A scrapbook of nearly a thousand of these letters still survives, filled with pleas, anecdotes, promises of medieval dress, and assertions of Tory sympathies. Lord Eglinton accepted the challenge, issued the requested tickets and planned for a vastly larger effort.
Transportation and lodgings
With a turnout two orders of magnitude greater than expected (the final estimate was a crowd of one hundred thousand), area transportation — even though recently[when?] modernised — and lodgings were overwhelmed. The nearby town of Irvine had only one hotel. Private homes were able to charge very high prices to take in the tourists. On the morning of the tournament the roads to Eglinton Castle were quickly jammed. The road from Ayr to Glasgow (thirty miles long) was filled end to end, and every approach was blocked by abandoned carriages, their owners continuing on foot. The railway from Ayr to Irvine charged thrice the normal fee; people fought for the tickets, as it was the only transport guaranteed to deposit them only a few miles from the castle. Some poor folk without lodgings are said to have spent the first night beneath the grandstand or even in hollow tree-trunks.
The final difficulty was the great parade of knights that was supposed to open the tournament at noon. The knights had had little practice mounting their horses and took a long time to get prepared. Then each knight and his entourage (forty different groups) was supposed to ride to the castle, pick up a lady, officer or knight, and return to the lists. But there was only one drive to and from the castle, so that the knights had to jostle back and forth past and through each other. There had been no arrangement for parade control, and the knightly gridlock took hours longer to unfold than had been planned. By the time the parade was ready, it was a half mile long and over three hours late.
The intended day was 29 August but steady rain caused a postponement.
The opening parade comprised forty knights, each with his own entourage who were to ride to the castle, picked up a lady, officer or knight, and returned to the lists, the pictureseque estate drive being lined with thousands of spectators.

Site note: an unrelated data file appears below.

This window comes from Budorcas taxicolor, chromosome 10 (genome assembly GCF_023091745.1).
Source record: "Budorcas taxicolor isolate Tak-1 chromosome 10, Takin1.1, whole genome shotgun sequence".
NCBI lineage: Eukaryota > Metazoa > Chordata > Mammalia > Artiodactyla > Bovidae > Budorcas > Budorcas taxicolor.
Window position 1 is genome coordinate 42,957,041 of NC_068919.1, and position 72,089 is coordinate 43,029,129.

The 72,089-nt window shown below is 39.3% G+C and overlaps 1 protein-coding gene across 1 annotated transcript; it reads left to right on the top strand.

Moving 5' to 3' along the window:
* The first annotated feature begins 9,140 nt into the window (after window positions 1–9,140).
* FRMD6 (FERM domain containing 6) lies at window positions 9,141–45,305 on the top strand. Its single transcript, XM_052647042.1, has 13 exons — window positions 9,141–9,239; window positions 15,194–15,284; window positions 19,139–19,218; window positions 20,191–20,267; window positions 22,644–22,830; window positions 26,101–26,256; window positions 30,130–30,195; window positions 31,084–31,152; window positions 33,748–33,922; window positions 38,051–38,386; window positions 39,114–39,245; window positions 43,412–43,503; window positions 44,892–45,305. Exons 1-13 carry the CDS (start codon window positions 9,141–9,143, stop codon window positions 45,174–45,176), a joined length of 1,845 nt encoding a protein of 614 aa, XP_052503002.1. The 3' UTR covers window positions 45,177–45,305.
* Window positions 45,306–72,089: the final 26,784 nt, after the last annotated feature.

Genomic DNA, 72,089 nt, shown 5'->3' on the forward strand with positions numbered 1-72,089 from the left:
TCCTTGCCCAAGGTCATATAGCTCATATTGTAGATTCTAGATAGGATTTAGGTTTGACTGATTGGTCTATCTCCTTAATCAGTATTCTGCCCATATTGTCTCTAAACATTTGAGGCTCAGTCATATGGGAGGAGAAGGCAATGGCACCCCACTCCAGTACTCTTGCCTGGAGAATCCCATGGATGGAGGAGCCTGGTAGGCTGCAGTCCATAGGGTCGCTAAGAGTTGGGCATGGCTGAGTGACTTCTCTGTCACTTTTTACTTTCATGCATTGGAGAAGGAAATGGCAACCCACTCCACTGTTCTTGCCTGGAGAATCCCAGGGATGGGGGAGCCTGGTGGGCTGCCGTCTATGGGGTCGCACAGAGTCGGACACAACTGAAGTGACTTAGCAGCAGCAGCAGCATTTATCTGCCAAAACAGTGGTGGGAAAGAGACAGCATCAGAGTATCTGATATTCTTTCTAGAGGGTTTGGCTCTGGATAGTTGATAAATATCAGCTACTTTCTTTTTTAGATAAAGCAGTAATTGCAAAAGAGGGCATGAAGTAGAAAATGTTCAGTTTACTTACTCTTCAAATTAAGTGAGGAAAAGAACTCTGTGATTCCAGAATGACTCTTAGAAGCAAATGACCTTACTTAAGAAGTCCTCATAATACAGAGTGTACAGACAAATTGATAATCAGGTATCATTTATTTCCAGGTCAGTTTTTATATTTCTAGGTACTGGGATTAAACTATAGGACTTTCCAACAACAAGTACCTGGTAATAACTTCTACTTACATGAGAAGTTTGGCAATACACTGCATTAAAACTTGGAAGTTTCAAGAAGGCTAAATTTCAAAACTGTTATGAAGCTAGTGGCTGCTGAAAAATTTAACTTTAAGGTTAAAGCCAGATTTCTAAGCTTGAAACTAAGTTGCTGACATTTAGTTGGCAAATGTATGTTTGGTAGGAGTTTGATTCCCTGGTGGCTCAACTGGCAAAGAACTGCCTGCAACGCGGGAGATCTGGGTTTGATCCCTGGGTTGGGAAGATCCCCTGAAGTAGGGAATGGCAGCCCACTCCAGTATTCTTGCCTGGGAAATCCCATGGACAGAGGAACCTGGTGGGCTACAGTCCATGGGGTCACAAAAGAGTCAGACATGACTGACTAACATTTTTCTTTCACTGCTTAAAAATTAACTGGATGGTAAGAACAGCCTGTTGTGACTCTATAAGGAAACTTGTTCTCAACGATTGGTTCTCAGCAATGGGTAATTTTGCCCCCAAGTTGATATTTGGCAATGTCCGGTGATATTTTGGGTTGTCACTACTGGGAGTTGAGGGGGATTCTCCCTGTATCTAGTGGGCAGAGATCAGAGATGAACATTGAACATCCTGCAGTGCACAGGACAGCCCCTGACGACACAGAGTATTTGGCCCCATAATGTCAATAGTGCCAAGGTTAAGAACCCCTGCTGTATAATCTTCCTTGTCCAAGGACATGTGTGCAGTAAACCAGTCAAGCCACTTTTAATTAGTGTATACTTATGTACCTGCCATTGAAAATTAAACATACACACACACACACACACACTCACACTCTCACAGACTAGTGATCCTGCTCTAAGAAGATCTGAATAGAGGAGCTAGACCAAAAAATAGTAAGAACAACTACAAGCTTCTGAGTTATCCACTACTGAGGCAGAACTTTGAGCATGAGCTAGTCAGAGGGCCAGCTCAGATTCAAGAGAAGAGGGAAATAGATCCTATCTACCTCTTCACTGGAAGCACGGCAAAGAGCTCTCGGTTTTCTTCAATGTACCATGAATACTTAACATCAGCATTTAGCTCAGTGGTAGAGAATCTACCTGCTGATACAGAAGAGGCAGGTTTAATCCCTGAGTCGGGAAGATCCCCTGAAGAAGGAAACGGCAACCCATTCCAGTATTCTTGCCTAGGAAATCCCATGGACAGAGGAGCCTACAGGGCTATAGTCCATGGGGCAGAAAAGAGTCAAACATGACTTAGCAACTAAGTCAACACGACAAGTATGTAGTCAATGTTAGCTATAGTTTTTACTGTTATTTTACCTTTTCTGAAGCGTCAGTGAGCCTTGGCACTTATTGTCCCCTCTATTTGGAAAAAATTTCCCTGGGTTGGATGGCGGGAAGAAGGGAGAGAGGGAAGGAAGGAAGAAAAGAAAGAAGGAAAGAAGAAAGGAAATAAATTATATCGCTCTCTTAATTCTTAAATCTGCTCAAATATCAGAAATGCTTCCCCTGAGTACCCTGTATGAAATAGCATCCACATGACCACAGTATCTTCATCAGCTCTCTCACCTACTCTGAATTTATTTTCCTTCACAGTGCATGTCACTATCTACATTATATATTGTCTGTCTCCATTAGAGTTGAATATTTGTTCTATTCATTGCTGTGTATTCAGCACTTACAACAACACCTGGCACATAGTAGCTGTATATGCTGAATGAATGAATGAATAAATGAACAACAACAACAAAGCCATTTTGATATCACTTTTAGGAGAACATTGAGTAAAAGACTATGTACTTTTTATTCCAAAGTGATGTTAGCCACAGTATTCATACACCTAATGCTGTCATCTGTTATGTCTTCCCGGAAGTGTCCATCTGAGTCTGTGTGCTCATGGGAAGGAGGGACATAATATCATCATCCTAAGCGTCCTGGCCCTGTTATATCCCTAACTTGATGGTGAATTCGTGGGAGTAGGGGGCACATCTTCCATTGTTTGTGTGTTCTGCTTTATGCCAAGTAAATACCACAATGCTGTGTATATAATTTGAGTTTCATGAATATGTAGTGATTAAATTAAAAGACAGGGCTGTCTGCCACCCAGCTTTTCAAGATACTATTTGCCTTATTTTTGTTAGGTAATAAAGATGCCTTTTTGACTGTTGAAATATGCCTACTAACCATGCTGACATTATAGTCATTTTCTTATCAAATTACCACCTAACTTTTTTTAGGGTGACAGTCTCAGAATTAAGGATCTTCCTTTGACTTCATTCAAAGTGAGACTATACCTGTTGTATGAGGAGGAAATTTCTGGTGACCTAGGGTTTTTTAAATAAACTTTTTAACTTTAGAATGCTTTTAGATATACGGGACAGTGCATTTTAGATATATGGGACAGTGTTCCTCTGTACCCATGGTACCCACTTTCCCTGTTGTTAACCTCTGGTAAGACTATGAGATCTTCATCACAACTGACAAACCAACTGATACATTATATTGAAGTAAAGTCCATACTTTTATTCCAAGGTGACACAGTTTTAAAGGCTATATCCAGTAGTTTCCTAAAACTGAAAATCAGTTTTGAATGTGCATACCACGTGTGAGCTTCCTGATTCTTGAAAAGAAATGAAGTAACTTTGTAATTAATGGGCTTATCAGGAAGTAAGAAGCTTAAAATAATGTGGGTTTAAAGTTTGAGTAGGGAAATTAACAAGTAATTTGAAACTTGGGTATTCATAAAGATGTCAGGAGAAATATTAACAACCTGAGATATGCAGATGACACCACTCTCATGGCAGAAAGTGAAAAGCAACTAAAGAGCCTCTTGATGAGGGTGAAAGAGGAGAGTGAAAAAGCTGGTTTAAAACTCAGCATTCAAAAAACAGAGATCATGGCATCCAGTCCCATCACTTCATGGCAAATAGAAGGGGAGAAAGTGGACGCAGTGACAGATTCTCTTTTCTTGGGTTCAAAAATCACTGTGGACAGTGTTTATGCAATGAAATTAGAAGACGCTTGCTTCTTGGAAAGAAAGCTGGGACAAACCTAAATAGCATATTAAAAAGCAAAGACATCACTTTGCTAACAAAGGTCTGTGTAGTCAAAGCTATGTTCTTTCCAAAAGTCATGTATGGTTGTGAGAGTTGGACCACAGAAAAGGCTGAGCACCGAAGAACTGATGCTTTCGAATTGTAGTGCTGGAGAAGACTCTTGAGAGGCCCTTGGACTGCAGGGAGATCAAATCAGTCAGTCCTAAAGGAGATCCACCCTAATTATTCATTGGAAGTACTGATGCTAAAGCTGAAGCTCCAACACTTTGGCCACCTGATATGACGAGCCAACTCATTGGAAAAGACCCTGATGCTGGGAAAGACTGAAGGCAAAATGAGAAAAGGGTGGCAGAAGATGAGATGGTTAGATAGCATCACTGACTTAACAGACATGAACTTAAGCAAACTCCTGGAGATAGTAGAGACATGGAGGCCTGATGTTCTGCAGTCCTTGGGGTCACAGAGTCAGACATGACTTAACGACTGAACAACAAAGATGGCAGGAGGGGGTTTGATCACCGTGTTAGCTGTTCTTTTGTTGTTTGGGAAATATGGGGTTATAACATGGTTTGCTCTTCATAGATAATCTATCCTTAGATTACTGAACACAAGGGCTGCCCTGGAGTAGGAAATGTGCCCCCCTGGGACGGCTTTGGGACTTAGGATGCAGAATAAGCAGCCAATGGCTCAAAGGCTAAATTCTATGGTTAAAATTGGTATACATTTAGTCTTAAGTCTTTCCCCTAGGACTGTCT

Elaborate rehearsals and training in St John’s Wood had not prepared participants for the crowded and already sodden conditions on the day and the opening parade took three hours longer than planned to marshal.
Although the day had dawned clear and fine, as the knights and their entourages struggled to organise the parade the sky began to darken. Just at the moment when the parade was finally arranged — just as Lady Somerset, the Queen of Beauty, was heralded by trumpets — there was a flash of lightning, a great crash of thunder, and the black clouds of Ayrshire let loose with a sudden and violent rainstorm.
Lord Eglinton immediately ordered the ladies into carriages, but the knights and their entourages, soon soaked in the squall and covered in mud, marched into the lists down a parade route lined by the umbrella bearing audience.
The tiltyard was designed by Samuel Luke Pratt, with stands to hold 2,000. Pratt's grandstand roof, was a work of art in splendid scarlet, but, after days of rain and now in a new rainstorm of freak severity, it started to leak badly.
Unsurprisingly, the unmanageably large crowds did not return on the second day.
The "knights" who participated in the tournament were, apart from Eglinton
- John, Viscount Alford, aged 27, "Knight of the Black Lion"
- Captain Beresford, aged 32, "Knight of the Stag's Head"
- Archibald, Earl of Cassillis, aged 23, "Knight of the Dolphin"
- William, Earl of Craven, aged 30, "Knight of the Griffin"
- Captain James O. Fairlie, aged 30, "Knight of the Golden Lion"
- the Hon. H. E. H. Gage, aged 25, "Knight of the Ram"
- George Viscount of Glenlyon, aged 25, "Knight of the Gael"
- Sir Francis Hopkins, Bart., aged 26, "Knight of the Burning Tower"
- the Hon. Edward Jerningham, aged 35, "Knight of the Swan"
- Charles Lamb, aged 23, "Knight of the White Rose"
- Richard Lechemere, aged 40, "Knight of the Red Rose"
- Walter Little Gilmour, aged 32, "The Black Knight"
- Henry, Marquess of Waterford, aged 28, "Knight of the Dragon"
- Other participants and guests included
- Cropley, Earl of Shaftesbury
- Charles, Marquess of Londonderry
- Prince Louis Napoleon
- Princess Esterhazy of Hungary
- Count Persigny of France
- Count Lubeski of Poland
After the tournament Lord Eglinton appeared in the lists, apologised for the rain, and announced that, weather permitting, they would try to joust again the next day or the next. Then he announced to the special guests in the grandstand that the medieval banquet and ball that evening would have to be cancelled as banquetting tents had also succumbed to the weather.
The rains had flooded the Lugton Water, which ran around the Lists on three sides. No carriages could cross it, so the entire audience, apart from Eglinton's personal guests, was stranded without transportation. They had to walk miles through the rain and the mud to nearby villages, where only the first people found any food, drink, accommodation or transport.